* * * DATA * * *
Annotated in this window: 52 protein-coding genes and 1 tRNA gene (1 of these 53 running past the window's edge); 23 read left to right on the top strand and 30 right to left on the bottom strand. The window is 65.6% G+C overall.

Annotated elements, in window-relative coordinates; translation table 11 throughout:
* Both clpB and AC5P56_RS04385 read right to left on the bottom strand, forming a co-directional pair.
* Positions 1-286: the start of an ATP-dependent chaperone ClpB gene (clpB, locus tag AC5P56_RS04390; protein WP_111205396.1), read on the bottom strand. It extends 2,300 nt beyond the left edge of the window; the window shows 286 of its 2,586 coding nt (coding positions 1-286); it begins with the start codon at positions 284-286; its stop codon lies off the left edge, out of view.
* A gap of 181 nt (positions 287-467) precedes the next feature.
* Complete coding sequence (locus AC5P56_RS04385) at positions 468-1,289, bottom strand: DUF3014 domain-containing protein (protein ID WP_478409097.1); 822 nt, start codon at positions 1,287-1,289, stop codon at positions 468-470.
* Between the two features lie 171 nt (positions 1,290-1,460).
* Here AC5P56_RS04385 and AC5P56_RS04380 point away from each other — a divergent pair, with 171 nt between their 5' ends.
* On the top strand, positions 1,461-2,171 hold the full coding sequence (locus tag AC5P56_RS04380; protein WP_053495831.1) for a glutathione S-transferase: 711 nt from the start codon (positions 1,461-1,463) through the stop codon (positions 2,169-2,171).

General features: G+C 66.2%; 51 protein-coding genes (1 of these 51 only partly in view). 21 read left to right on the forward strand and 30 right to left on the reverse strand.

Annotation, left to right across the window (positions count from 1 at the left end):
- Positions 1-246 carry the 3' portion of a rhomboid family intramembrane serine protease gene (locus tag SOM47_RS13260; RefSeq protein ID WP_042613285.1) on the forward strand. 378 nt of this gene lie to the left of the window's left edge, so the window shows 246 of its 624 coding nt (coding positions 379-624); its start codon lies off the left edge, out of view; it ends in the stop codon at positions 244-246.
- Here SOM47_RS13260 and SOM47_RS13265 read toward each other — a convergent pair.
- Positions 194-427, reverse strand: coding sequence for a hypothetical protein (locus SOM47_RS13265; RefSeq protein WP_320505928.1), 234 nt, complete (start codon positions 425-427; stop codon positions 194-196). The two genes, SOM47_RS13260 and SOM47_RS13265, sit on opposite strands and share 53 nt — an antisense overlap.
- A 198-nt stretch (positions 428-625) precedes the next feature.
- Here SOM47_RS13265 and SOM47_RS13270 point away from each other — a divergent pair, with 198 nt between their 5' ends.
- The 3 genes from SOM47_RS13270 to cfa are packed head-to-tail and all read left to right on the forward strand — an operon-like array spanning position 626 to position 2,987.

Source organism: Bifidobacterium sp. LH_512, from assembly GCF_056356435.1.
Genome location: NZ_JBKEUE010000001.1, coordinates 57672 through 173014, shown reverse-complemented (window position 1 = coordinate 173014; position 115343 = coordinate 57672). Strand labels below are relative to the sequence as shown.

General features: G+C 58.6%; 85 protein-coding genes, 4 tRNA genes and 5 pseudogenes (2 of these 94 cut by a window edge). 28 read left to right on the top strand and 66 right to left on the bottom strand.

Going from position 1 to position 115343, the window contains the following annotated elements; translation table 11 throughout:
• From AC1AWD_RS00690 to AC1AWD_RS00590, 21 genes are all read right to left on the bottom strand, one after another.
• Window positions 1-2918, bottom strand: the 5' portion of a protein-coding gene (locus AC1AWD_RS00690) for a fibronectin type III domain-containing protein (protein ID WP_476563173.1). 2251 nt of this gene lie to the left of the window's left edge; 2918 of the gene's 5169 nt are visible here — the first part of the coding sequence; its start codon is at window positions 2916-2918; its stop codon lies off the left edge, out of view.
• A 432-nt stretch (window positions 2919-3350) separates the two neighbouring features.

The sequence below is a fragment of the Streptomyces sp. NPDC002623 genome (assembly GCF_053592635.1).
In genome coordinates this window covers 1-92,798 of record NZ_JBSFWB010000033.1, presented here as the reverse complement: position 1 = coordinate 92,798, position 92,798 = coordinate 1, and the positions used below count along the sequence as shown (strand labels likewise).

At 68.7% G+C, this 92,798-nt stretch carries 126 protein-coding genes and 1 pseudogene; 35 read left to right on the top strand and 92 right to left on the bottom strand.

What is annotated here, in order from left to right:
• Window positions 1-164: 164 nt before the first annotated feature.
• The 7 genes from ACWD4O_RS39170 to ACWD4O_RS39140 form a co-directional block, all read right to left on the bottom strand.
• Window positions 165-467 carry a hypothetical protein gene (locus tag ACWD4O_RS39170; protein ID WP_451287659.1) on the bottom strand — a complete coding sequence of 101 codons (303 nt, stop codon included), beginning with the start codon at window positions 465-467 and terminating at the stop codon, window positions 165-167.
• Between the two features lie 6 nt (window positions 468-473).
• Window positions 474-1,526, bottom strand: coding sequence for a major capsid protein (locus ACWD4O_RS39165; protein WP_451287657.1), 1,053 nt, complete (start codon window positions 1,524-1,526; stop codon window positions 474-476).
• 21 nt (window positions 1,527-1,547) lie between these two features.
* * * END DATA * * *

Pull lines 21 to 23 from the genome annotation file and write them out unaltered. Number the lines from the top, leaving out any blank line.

Going from position 1 to position 115343, the window contains the following annotated elements; translation table 11 throughout:
• From AC1AWD_RS00690 to AC1AWD_RS00590, 21 genes are all read right to left on the bottom strand, one after another.
• Window positions 1-2918, bottom strand: the 5' portion of a protein-coding gene (locus AC1AWD_RS00690) for a fibronectin type III domain-containing protein (protein ID WP_476563173.1). 2251 nt of this gene lie to the left of the window's left edge; 2918 of the gene's 5169 nt are visible here — the first part of the coding sequence; its start codon is at window positions 2916-2918; its stop codon lies off the left edge, out of view.